2006 Sejong Writing Competition

Winning Entries :: Essays :: Junior first place

An event that taught a lesson about being Korean-American
Jiyoung Kim

The resounding rhythms of drums, accompanied by the loud reverberating tones of another timeless instrument, echoed through the room bustling with a motley group of people who were gathered together for a cultural festival. The bright colors decorating the room harmonized as audiences gathered to watch the performances of people from all around the globe, applauding at their distinct cultures and traditions. In the midst of all this commotion, the significance of one performing group was almost overlooked. The group is called samulnoree, a form of music originating in Korea. The people performing included members of all different ages, including me. Garbed in the traditional clothes of the olden entertainers, which would be loose white pants and shirts under a black silk shirt with sleeves in the national colors, red, blue, and yellow, we entered the stage. We seated ourselves, ready for another recital that we had practiced so long for. The venue was the Navy Pier cultural fair, a place we went for performances almost bi-yearly. Although the consistently rapid drumming tired out our arms quickly, the exciting underlying pulse, the heat of the air, and the passion to play the music fueled us on. I didn’t realize it then, but the truth is that in that moment, my mind was soaring from the pride I felt from being a Korean American in America; I learned so much about how important my culture was from that moment in downtown Chicago.

The mere idea of performing in front of such a large crowd hadn’t really crossed my mind before that moment. When I realized that this was actually it, I felt a strange sensation in my chest as I walked out with my drum. I later recognized it to be a sort of vivid pride that grew as I continued to perform. Every second of enthusiastic pulsations sent another shock of dignity through my system and I couldn’t help but to start smiling at my fellow performers. The light was on us, the cameras were rolling, and I could feel myself enjoying the idea of truly spreading our culture throughout America. I knew that as a Korean American, I had a lot of potential to show America just how devoted Koreans were to the things they did. My Korean pride never subsided and just managed to grow every time I went to the drums for a performance. I couldn’t shake the honor I felt and I knew that the virus had spread from me to my fellow performers, who were just as proud of themselves for being able to do a service to the community of Korean Americans. I recognized that while it may have been harder for us to adjust to their society, in the end, our culture would help enrich the Americans’ culture, leading to a distinct equality between us both.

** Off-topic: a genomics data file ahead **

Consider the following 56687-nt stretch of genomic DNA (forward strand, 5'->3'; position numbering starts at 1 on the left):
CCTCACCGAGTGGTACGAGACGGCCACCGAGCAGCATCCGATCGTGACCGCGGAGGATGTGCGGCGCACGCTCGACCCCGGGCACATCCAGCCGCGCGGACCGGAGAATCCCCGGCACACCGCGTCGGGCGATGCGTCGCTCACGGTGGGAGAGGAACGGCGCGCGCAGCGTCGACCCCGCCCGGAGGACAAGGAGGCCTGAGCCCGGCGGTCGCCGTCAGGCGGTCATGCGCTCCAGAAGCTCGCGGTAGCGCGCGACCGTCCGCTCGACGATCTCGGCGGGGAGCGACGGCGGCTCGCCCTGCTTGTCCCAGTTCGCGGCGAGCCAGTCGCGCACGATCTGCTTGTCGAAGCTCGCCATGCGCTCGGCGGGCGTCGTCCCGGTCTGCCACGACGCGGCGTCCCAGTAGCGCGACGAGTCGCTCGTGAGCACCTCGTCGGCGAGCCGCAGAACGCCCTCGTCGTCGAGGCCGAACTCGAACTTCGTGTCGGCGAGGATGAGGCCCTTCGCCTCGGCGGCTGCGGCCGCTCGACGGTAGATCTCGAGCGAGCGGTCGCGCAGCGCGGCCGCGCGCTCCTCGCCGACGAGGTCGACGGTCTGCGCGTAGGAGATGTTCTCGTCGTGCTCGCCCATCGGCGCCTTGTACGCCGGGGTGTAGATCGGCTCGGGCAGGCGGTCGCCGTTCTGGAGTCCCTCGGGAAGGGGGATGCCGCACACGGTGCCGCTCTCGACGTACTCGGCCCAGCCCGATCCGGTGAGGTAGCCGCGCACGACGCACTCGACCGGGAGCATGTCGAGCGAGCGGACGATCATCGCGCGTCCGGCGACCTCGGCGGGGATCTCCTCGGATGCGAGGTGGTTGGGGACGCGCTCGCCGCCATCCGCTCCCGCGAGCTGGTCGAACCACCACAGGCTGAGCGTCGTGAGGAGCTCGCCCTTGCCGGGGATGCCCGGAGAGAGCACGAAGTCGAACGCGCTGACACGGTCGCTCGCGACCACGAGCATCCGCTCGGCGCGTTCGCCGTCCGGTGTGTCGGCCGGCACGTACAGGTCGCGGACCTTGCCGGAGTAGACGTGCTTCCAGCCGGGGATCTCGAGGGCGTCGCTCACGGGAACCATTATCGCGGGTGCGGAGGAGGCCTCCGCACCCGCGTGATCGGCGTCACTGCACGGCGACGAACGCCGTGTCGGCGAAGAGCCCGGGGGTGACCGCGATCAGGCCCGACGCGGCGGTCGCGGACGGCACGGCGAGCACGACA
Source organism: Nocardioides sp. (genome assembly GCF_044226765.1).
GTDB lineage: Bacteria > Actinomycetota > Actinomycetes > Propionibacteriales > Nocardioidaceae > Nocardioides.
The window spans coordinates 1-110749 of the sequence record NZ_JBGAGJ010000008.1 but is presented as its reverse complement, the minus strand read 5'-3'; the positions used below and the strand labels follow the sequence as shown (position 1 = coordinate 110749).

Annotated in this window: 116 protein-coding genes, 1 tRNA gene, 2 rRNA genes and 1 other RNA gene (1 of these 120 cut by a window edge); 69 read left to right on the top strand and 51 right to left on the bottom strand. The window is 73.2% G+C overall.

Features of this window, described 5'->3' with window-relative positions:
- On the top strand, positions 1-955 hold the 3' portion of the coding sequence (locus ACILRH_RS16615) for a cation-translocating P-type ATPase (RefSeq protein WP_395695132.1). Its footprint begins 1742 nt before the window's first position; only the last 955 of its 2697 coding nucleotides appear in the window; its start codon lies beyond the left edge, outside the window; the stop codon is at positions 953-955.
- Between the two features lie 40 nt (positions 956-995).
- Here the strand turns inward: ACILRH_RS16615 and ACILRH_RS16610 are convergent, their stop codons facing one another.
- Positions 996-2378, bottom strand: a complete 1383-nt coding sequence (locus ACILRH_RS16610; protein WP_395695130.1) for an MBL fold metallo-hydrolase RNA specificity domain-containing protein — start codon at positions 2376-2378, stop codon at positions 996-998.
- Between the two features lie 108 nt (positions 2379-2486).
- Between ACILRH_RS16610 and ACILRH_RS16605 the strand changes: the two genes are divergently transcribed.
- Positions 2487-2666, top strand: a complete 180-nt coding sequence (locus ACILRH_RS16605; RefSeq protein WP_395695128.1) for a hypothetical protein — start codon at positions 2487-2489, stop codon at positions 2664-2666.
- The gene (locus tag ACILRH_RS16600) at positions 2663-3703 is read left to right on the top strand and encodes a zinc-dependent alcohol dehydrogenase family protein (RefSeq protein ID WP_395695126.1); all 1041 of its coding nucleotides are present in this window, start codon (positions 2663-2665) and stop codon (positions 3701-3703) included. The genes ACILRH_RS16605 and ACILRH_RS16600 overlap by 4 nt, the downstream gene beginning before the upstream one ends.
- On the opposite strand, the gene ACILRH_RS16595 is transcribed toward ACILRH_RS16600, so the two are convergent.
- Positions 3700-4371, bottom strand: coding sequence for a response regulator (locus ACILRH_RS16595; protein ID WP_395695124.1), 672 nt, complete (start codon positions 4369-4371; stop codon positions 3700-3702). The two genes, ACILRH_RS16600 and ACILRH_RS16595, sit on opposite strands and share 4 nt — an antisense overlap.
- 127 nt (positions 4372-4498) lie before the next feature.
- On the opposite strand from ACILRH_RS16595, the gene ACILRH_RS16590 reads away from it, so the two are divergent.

It never really struck me as a life altering point in my life when I decided to join the samulnoree team. At that time, samulnoree was just a little activity to spend my time doing, but I never knew it would grow to become a passion the way it has now. You could say that I truly started enjoying it when we finally began getting places to perform at, but the one moment that truly made me love it was at our Navy Pier performance. The thrill of being able to share Korea's culture finally hit me when I realized how important this was to spread our land's history. Not only that, but this performance was also the one where we finally got to interact with other cultures and the audiences. After all the acts had gone, the Indians and we joined together to create rhythmic beats through improvisation. I knew how important it was for them too, to have their culture recognized and visible to the world. The excitement brewing in the room as we played was well worth all the days of practice. What was even better was that at this Navy Pier performance, we were also allowed to stay onstage and let the people who were watching learn to play as well. It was almost enriching to see all the people who wanted to try the instruments out and learn how to play them. I, myself, was teaching a little girl and it was definitely the highlight of the whole entire performance to be able to do this. I realized the power of each individual’s native culture and how unique each must seem when compared to others. It definitely taught me about Korea and how we have come so far in developing as a country. Through this revelation, I grew to become a proud Korean American, with a steadily growing love for my native country.

Korean culture has become an important part of my heart and I can’t say that my pride hasn’t grown enormously as well. I feel like through this experience, I’ve managed to learn so much more about my culture and it’s taught me to be proud of it. Nothing else has really been able to boost my ethnic pride this much and I realize that being able to express the culture of the land I come from truly is the best way to feel the reality of the influence of Korea on America.